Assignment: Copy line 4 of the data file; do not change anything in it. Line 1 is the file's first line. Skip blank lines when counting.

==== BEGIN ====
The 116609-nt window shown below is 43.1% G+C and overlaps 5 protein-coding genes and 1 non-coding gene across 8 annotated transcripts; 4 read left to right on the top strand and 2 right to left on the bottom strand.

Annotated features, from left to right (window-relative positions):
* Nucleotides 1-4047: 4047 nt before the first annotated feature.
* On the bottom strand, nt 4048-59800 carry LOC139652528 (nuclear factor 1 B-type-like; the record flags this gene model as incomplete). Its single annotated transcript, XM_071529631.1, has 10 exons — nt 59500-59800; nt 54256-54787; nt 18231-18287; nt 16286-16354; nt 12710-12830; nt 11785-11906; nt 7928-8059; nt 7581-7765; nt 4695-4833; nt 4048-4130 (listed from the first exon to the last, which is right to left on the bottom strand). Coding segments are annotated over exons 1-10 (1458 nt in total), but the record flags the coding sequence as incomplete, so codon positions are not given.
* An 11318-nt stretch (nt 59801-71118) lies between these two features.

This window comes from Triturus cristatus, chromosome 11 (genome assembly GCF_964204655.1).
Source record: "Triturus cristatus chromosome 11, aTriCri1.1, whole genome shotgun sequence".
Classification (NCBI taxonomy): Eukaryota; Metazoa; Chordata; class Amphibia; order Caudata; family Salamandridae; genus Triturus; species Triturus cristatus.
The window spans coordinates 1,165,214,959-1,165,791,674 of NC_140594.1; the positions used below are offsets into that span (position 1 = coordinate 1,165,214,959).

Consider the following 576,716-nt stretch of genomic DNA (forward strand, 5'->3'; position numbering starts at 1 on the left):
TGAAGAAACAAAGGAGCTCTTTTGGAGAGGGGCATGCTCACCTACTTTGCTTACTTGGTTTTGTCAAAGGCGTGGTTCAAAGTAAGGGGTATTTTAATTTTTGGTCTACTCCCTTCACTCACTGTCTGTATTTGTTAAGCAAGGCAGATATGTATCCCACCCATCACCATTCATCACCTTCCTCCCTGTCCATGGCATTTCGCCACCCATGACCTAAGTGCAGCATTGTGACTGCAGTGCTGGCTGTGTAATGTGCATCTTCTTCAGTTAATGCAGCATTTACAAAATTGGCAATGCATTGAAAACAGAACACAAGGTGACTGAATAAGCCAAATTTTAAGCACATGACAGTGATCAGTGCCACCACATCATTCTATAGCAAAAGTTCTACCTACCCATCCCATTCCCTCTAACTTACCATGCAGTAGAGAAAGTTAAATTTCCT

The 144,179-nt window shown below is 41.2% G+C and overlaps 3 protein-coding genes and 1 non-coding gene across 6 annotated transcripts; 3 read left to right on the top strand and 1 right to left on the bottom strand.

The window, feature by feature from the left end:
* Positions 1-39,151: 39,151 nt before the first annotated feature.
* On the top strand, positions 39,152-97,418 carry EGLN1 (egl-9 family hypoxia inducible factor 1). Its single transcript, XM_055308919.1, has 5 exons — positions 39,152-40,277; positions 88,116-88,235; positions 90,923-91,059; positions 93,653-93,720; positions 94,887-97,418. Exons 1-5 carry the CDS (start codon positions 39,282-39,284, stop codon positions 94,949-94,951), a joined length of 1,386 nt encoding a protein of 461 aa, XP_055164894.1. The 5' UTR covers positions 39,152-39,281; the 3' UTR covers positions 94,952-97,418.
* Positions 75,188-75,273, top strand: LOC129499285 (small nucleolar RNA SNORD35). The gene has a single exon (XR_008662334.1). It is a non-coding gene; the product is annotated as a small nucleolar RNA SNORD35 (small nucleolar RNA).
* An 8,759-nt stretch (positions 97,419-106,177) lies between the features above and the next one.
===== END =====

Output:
* On the bottom strand, nt 4048-59800 carry LOC139652528 (nuclear factor 1 B-type-like; the record flags this gene model as incomplete). Its single annotated transcript, XM_071529631.1, has 10 exons — nt 59500-59800; nt 54256-54787; nt 18231-18287; nt 16286-16354; nt 12710-12830; nt 11785-11906; nt 7928-8059; nt 7581-7765; nt 4695-4833; nt 4048-4130 (listed from the first exon to the last, which is right to left on the bottom strand). Coding segments are annotated over exons 1-10 (1458 nt in total), but the record flags the coding sequence as incomplete, so codon positions are not given.